Then we headed towards Demeter, the fabulous scent store where you can buy perfume, lotion, and bath oil in every scent from Bamboo to Gin & Tonic to Ocean to Pruning Shears to Popcorn to Dust to Waffles. (However, on the way to Demeter, we made a pit stop in the K-Cafe of the K-Mart, and my goodness, that was a frightening experience. You haven't lived until you've been stalked by a very hairy guy in a New York City K-Mart cafe.)

But back to Demeter. It took me forever to decide which one I wanted. I loved the Graham Cracker, and the Celery, and the Fireplace, but I ended up going with Holy Water. It's a nice clean scent that's not too overpowering, and won't have anyone leaning in and saying, "Have you been eating Graham crackers?"

Besides, I am taking the bar exam in July. If I wear Holy Water every day until then, how can I go wrong?


There was Sephora, with every brand of make-up known to womankind. There was Kate's Paperie, where I bought cute change-of-address cards only because I really wanted the little shopping bag. There was a bridal shoe store that Colleen wanted to check out, and we probably should have realized when we had to buzz to get in that she maybe didn't want her shoes to cost as much as, say, the honeymoon. There was the MAC store, where I bought my first MAC lipstick... in fact, we all bought at least lipstick if not more and walked out looking fabulous. There was the Japanese restaurant for dinner, where I gazed in awe at the stunning array of raw fish that adorned the plates of Kate and Mel and Corina, but could not bring myself to try it.

And there was the train ride home, where we sat with our magazines in comfortable silence, not because we had nothing else to say, but because we were happy and tired and contented.

There was a quick change into pajamas, a bowl of popcorn, a screening of "My Best Friend's Wedding," a short burst of "Iron Chef" before we finally surrendered to sleep. This morning, there was cinnamon bread and coffee and gabbing, until we finally got dressed, took a few pictures, and made quick goodbyes in the driveway so as to avoid the temptation to cry all the way home.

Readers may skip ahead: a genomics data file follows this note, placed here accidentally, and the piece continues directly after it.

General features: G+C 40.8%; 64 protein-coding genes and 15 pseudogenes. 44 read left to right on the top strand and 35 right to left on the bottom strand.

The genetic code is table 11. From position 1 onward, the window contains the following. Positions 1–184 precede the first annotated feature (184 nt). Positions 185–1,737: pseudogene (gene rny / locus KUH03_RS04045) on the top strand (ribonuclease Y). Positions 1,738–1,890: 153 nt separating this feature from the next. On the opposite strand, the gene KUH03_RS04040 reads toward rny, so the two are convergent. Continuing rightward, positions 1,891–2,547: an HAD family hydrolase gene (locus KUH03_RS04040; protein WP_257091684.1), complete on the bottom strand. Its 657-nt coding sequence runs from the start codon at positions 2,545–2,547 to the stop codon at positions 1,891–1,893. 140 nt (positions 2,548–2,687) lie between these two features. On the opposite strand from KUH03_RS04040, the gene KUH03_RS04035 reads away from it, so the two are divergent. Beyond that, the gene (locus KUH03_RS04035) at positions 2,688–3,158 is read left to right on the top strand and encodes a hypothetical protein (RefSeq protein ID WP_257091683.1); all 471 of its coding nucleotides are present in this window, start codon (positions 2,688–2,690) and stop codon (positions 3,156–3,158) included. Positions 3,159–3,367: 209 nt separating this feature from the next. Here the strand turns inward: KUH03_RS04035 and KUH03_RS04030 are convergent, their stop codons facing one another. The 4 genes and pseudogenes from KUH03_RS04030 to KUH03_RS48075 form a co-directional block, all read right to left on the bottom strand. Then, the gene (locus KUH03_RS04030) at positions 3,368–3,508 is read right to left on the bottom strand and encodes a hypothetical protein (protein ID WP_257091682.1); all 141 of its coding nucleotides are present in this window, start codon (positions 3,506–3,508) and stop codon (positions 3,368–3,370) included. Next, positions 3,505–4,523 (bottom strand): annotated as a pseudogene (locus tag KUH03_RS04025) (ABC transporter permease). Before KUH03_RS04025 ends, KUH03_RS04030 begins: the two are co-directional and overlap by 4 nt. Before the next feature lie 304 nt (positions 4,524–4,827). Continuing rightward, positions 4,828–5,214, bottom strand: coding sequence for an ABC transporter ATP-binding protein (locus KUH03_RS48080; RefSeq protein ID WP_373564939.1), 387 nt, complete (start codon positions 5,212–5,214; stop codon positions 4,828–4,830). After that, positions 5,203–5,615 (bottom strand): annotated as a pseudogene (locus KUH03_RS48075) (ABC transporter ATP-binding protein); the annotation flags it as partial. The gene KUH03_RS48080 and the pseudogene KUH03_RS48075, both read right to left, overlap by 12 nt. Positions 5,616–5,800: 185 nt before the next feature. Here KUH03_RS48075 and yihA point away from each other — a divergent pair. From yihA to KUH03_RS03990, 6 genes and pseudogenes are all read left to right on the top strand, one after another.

What there was not, what there never was, was exasperation. Attitude. Impatience. Annoyance. Irritation. At least, not with each other. Not once did any of us mutter under her breath about where we were going or what we were doing or how long one of us was taking in picking out her scent at Demeter.

None of us ever had a reason to.

I have never in my entire life been part of a group of five adult women who get along like we do. It's uncanny, weird, freakish in its extent. I don't think I'm alone in my lack of ability to explain it.

In things superficial, we are different. We are married, engaged, in a long-term relationship, in a new relationship, and single. We are working in an office, working at home, cosidering a new job, starting school, and graduating from school. We had money growing up, and we didn't. Our parents are married, and divorced.

And none of it matters. If anything, we are closer because of it. The bond we share isn't about our daily environment. It isn't even about journaling, although that probably has added something to it.

Again, I sit here, and I can't write it. I can't find the words to explain to you why we are the way we are. All I can tell you is how thankful I am for it, how blessed I feel by it, and how determined I am, like I'm certain we all are, that my defection to the Midwest not diminish it.

To be totally honest, I don't think I'll have to work very hard at it, just like we never had to work very hard at becoming friends in the first place. This thing is bigger than us, and it won't be affected by a little thing like location or distance.

That's why I wasn't sad on the drive home. I could have been devastated, because it is likely the last time I'll see them before I move to Kansas City. But proximity or distance is as superficial an element of friendship as having the same background or job or relationship status.

At least where the five of us are concerned.